LEWISTON — Protesters from Sunrise Maine and Sunrise Bowdoin rallied at U.S. Sen. Susan Collins’ office here Friday to demand she strengthen her position on the Supreme Court vacancy.

The protesters marched from Alumni Walk on the Bates College campus, down College Street, Sabattus Street and Main Street to the office at 55 Lisbon St. Participants sported signs that read “Susan Collins this is your last chance,” “Vote like we matter” and “We are watching.”

Ali Manning, a sophomore at Bates College and a member of Sunrise Maine, was involved in planning the rally. She said the goal is for the senator to make a stronger promise to not confirm a nominee until after the election.

Sunrise Maine is a chapter of the Sunrise Movement, a national, youth-led climate justice organization that aims to stop climate change and fight for climate justice. Members of Sunrise Maine include students from Bates and Bowdoin colleges; Bowdoin College has a chapter of the movement called Sunrise Bowdoin.

A spokesperson for Susan Collins said she was one of the first Republican senators to state that whoever wins the election will pick the nominee, and has already stated she will vote no on any nominee before then.

Eric Fleischmann, a sophomore at Bates College in Lewiston, protests outside U.S. Sen. Susan Collins’ office in Lewiston on Friday. The group which was comprised primarily of students from Bates and Bowdoin colleges demanded the senator strengthen her position on the Supreme Court vacancy. Andree Kehn/Sun Journal Buy this Photo

Essentially, the two parties are in agreement. However, many protesters said they are concerned that they can’t trust Collins to stick to her word.

“What we’ve seen from Susan in the past is that she can change her tide really quickly after making promises,” Manning said. “She is incredibly unreliable.”

Mason Bunker, a sophomore at Bates College, was involved with the protest and said for him, the confirmation of Justice Brett Kavanaugh made it hard for him to trust Collins. He said he got involved in the protest because he wants to fight for his future.

The protest was about 45 minutes long and consisted of four speakers and multiple chants such as “What do we want? Justice! When do we want it? After the inauguration!”

The speeches touched on issues such as LGBTQ+ rights, reproductive rights, the Affordable Care Act and minority rights – all issues the Supreme Court has seen.

Eric Fleichmann, a sophomore at Bates College, spoke about LGBTG+ rights as an example where protest and pressure have worked.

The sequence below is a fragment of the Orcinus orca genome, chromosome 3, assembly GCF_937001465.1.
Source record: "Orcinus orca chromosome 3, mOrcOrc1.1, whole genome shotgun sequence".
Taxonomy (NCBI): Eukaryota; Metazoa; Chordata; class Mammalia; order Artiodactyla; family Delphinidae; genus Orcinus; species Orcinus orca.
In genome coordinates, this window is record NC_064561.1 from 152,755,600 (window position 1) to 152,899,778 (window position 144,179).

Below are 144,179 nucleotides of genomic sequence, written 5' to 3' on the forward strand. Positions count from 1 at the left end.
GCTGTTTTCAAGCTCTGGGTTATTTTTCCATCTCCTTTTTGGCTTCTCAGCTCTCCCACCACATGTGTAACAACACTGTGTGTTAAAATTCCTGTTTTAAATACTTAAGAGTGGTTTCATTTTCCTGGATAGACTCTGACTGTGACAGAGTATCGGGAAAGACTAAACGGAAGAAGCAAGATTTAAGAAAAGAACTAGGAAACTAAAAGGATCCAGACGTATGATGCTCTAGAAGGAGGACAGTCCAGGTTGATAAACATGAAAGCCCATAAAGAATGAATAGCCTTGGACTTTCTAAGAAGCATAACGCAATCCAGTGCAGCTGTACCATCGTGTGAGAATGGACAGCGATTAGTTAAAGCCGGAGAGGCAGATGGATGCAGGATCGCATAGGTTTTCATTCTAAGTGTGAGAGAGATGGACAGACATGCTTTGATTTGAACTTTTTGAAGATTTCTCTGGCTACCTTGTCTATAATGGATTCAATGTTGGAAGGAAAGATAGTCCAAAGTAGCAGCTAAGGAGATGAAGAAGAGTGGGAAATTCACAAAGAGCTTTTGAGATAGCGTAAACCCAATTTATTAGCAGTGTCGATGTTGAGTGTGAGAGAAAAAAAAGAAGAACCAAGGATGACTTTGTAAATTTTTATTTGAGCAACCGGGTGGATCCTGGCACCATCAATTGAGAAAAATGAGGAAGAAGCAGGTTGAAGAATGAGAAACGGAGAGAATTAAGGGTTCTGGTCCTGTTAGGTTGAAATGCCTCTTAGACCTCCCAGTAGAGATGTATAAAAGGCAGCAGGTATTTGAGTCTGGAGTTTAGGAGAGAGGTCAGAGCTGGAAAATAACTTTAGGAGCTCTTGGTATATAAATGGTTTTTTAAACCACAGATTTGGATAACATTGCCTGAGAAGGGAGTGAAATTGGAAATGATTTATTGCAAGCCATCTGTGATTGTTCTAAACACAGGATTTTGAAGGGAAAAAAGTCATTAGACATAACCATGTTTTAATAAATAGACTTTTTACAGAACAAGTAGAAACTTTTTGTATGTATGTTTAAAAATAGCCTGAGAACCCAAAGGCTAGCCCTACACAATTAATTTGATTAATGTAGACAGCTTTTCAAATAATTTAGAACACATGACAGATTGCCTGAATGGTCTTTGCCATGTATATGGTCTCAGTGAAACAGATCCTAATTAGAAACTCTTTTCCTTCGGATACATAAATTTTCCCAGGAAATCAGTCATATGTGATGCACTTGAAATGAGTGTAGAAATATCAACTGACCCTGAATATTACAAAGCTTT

“It must not be forgotten that this expansion of liberty was instigated by the people – by the application of pressure by the people,” he said. “We must apply pressure. We must demonstrate democracy … All power to all the people. Susan Collins you are not what democracy looks like. This is what democracy looks like.”

Ali Manning of Bates College in Lewiston on Friday leads a call and response chant in Dufresne Plaza in Lewiston across from U.S. Sen. Collins’ office on Lisbon Street in Lewiston. Protesters from the Sunrise Movement were demanding that the senator strengthen her position on the Supreme Court vacancy. Andree Kehn/Sun Journal Buy this Photo

Several drivers honked horns in support as they passed by, and people passing by joined the crowd to listen.

Sunrise member Lucie Nolden, a junior at Bowdoin College in Brunswick and who helped plan the rally, said it is part of a larger Sunrise effort happening nationally to pressure Republican senators into rejecting a nominee before the election. Four days ago, members of Sunrise Movement D.C. rallied outside the house of U.S. Sen. Lindsay Graham, R-South Carolina.

“We want to build upon the momentum,” Nolden said. “Obviously it’s really important to us as Sunrisers, as Mainers and as young people that the Supreme Court vacancy be filled by a progressive justice and not by a far-right justice that we know Trump is going to nominate.”

Manning said groups such as Sunrise Movement should be involved in issues outside of purely environmental problems because climate change is an intersectional issue.

“That is going to be impactful for the climate,” she said. “As a youth leader and someone who is part of Sunrise, I think it’s important that we’re looking at all of our avenues and our justice in an intersectional way.”

Lucie Nolden, right, participates in a protest at U.S. Sen. Susan Collins’ office in Lewiston on Friday to demand that the senator strengthen her position on the Supreme Court vacancy. Andree Kehn/Sun Journal Buy this Photo

Nolden agreed that climate issues are intersectional, noting that the Sunrise Movement is about environmental justice which expands into larger issues like human and environmental rights – all things the Supreme Court can set a precedent in.

“It’s all connected,” she said. “What we do at Sunrise is locate where the power is and focus our actions there.”

Both Manning and Nolden said a rally in the times of COVID-19 was a challenge, but they were willing to make it work. Participants were given a link to fill out with their name and phone number in case the organizers needed to contact trace.

“We are (taking) safety and masking pretty seriously,” Manning said.

“We’ve made it very clear in all the outreach that we’ve done that we expect every single person there to be wearing a mask and practice social distancing,” Nolden added.

Every protester at the event wore a mask or face covering.

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